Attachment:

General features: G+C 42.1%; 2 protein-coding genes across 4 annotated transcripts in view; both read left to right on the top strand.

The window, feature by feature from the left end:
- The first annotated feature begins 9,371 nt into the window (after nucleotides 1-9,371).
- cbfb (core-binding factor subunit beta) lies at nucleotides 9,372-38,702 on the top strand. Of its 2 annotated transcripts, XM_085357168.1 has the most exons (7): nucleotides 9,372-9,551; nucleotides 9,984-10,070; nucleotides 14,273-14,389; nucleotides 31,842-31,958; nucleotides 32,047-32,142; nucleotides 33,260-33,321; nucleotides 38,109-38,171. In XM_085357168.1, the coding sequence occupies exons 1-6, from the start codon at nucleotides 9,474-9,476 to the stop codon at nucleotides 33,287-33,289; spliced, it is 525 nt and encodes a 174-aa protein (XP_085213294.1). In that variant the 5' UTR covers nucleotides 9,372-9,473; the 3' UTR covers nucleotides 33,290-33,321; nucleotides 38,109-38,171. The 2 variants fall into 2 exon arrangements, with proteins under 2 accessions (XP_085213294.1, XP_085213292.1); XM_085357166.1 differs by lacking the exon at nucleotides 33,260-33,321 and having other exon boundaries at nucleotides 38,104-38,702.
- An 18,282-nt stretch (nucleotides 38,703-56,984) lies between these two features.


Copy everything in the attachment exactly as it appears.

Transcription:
General features: G+C 42.1%; 2 protein-coding genes across 4 annotated transcripts in view; both read left to right on the top strand.

The window, feature by feature from the left end:
- The first annotated feature begins 9,371 nt into the window (after nucleotides 1-9,371).
- cbfb (core-binding factor subunit beta) lies at nucleotides 9,372-38,702 on the top strand. Of its 2 annotated transcripts, XM_085357168.1 has the most exons (7): nucleotides 9,372-9,551; nucleotides 9,984-10,070; nucleotides 14,273-14,389; nucleotides 31,842-31,958; nucleotides 32,047-32,142; nucleotides 33,260-33,321; nucleotides 38,109-38,171. In XM_085357168.1, the coding sequence occupies exons 1-6, from the start codon at nucleotides 9,474-9,476 to the stop codon at nucleotides 33,287-33,289; spliced, it is 525 nt and encodes a 174-aa protein (XP_085213294.1). In that variant the 5' UTR covers nucleotides 9,372-9,473; the 3' UTR covers nucleotides 33,290-33,321; nucleotides 38,109-38,171. The 2 variants fall into 2 exon arrangements, with proteins under 2 accessions (XP_085213294.1, XP_085213292.1); XM_085357166.1 differs by lacking the exon at nucleotides 33,260-33,321 and having other exon boundaries at nucleotides 38,104-38,702.
- An 18,282-nt stretch (nucleotides 38,703-56,984) lies between these two features.